I like learning programming languages for fun. So far I've written or modified anything practical in (random order) C, Ada, Python, Perl, Java, OCaml, JavaScript, and Bourne shell. I've also written toy programs of varying complexity in Scheme, Standard ML, Haskell, Fortran 90, and Ruby. I'm also interested in programming language theory. My current favorites are OCaml, Python, and Ada.

If you think you've seen everything in programming languages, unless you speak at POPL, you are probably mistaken. There's a lot to discover outside of what is most popular in the industry at the moment, don't fall victim of the Blub phenomenon.

Ah, yes, back then I also programmed in Pascal, and it was the first programming language I learnt. Despite its reputation, Free Pascal and Delphi are by no means toy languages, they have a sane object system, pointers, and everything a real language should have (Free Pascal is self-hosted—this fact alone says it all). I wouldn't want to go back to it though, there are better languages now.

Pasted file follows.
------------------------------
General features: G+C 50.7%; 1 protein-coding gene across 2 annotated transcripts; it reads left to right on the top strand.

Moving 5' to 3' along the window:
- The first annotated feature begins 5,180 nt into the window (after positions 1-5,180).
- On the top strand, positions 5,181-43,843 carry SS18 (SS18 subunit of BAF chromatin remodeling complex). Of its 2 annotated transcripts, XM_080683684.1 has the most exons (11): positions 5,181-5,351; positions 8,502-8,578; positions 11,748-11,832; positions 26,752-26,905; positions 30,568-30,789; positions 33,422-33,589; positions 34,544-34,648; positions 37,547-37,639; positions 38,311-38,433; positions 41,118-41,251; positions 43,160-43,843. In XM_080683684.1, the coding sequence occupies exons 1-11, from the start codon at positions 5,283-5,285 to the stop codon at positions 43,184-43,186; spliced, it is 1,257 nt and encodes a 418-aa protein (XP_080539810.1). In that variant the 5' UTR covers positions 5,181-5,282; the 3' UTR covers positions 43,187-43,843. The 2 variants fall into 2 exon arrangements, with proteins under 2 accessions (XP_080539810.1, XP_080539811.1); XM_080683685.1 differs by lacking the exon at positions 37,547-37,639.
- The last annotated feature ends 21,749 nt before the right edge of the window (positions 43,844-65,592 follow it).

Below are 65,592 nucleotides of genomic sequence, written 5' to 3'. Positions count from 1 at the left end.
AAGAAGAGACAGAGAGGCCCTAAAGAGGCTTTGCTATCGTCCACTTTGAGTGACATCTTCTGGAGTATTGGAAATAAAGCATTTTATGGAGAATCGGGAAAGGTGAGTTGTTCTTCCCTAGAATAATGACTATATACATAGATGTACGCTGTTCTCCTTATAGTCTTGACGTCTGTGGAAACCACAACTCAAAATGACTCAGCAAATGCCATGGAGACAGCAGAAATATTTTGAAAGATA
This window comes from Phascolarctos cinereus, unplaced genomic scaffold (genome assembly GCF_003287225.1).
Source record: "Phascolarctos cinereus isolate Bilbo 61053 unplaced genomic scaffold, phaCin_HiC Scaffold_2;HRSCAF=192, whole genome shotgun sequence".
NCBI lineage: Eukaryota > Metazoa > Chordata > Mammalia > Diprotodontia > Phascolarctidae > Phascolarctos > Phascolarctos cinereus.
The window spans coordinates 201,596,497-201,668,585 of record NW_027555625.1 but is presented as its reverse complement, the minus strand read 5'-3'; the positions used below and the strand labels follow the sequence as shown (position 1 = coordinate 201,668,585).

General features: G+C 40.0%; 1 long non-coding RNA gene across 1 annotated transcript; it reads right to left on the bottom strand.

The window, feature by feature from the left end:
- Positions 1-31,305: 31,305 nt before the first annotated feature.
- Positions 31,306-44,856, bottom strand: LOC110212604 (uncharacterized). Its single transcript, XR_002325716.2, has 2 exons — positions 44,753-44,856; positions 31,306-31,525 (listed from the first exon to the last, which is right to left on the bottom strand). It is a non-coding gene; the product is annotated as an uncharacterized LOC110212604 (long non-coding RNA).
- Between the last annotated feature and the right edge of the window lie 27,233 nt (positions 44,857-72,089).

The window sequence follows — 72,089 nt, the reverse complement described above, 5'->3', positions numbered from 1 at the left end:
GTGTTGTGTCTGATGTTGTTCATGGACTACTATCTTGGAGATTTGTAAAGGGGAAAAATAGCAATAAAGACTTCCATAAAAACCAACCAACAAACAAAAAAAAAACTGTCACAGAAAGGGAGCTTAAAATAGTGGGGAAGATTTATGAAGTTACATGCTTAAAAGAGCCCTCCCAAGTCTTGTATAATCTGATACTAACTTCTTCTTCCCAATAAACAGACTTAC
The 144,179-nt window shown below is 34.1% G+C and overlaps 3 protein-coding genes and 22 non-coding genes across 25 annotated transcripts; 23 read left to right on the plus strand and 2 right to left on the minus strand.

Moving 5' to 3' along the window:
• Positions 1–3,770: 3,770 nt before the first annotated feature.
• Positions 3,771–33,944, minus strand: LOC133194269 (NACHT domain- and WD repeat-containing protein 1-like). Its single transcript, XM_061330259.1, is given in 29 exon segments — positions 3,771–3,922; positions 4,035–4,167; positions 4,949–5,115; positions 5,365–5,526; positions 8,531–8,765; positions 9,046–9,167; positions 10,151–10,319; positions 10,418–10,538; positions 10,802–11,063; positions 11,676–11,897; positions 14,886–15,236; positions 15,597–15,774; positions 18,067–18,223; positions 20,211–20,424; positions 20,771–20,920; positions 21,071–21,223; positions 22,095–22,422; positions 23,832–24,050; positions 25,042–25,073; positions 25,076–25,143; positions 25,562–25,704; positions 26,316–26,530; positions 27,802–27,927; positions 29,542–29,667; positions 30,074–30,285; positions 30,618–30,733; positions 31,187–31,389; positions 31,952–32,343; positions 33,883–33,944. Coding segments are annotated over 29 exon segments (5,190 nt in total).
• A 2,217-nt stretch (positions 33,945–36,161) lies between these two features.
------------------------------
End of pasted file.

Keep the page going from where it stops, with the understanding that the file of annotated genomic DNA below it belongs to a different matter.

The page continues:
There are a number of things I want to learn about but they are hard to learn on my own. Among these are measure theory, FPGA programming, and hard realtime. If you know good resources for learning these, please tell.

Right now I'm using Fedora on my desktop. Before that I used to use, for periods of varying length (in reverse chronological order) Debian, CentOS, OpenSolaris, OpenSuSE, ASP Linux, and Microsoft Windows. I don't feel overly attached to any distro and don't engage in distro advocacy, every time I switched it was for a technical reason.

I haven't used Windows on my desktop since some 2007 when my Windows installation died and I realized that I don't really need or want to restore it (before that I had a dual boot setup). There is no windows-only software I need on daily basis and I don't like the system regardless of its proprietary license. I have a Windows VM in VirtualBox for interoperability testing though. I normally don't engage in anti-windows advocacy as I have better things to do.

This page was last modified: 2015 June 10